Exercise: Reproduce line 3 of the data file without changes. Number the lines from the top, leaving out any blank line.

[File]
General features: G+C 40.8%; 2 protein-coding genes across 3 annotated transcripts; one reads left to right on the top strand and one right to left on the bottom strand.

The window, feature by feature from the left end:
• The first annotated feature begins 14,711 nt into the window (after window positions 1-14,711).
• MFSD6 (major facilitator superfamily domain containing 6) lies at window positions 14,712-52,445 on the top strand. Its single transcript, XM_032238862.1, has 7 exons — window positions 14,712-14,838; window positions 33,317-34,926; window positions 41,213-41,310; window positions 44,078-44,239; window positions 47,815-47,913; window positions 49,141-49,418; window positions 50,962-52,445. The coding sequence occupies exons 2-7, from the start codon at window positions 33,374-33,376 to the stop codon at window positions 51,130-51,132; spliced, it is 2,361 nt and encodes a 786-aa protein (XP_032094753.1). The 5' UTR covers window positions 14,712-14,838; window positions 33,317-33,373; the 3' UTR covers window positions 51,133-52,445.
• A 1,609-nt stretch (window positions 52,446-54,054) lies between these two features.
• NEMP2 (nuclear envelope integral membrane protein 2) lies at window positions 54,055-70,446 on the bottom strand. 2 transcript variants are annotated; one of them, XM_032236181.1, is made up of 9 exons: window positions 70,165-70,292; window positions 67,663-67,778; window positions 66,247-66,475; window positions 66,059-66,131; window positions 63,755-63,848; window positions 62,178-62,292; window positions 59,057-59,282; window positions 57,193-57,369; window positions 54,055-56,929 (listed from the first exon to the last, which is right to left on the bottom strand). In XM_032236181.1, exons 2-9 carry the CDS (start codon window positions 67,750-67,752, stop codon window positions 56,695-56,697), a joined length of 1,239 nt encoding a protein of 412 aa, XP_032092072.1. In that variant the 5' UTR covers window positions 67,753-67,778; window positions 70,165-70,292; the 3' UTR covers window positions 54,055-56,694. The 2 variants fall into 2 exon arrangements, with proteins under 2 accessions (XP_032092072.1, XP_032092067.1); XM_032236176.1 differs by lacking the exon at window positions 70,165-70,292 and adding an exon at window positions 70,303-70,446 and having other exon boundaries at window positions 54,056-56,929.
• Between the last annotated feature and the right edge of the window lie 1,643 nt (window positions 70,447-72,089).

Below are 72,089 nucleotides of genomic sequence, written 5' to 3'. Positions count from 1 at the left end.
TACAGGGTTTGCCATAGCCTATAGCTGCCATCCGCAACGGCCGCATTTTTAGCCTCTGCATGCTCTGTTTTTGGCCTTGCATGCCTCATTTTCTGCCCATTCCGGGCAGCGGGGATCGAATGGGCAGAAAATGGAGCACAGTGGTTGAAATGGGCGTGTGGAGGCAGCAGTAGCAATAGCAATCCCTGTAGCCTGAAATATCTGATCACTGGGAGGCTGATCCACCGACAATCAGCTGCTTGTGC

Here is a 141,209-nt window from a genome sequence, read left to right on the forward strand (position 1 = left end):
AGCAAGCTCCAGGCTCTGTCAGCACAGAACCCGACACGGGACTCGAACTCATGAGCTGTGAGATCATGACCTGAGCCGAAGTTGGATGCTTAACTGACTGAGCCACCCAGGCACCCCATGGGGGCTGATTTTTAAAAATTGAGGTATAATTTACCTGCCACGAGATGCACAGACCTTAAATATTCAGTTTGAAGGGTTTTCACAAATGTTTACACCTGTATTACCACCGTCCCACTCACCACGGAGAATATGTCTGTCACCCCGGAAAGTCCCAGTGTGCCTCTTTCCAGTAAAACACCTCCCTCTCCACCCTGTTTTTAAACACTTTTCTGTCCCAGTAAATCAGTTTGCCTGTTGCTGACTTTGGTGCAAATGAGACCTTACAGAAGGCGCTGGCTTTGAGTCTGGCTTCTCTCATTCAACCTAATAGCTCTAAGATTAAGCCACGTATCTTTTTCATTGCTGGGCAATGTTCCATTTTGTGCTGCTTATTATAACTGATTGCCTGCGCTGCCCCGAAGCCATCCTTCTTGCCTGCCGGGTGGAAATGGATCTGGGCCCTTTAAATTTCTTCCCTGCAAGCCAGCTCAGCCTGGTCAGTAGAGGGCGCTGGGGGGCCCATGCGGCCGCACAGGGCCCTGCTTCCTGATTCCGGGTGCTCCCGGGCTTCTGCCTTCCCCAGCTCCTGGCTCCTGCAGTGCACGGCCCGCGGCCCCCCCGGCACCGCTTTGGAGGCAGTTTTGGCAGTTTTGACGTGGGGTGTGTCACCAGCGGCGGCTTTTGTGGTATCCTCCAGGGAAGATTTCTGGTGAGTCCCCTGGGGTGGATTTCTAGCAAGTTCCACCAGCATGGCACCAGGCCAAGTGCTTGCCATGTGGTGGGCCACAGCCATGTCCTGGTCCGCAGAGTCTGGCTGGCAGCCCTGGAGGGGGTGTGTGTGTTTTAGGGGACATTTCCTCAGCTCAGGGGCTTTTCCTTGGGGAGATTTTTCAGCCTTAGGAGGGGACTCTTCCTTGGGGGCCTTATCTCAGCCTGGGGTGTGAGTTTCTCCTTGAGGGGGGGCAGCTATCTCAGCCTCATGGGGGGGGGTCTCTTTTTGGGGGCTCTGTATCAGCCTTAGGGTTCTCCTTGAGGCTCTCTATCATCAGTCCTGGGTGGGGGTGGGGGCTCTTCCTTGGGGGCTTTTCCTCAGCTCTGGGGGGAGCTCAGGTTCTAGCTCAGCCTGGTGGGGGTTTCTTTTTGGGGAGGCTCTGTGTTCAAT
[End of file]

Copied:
• The first annotated feature begins 14,711 nt into the window (after window positions 1-14,711).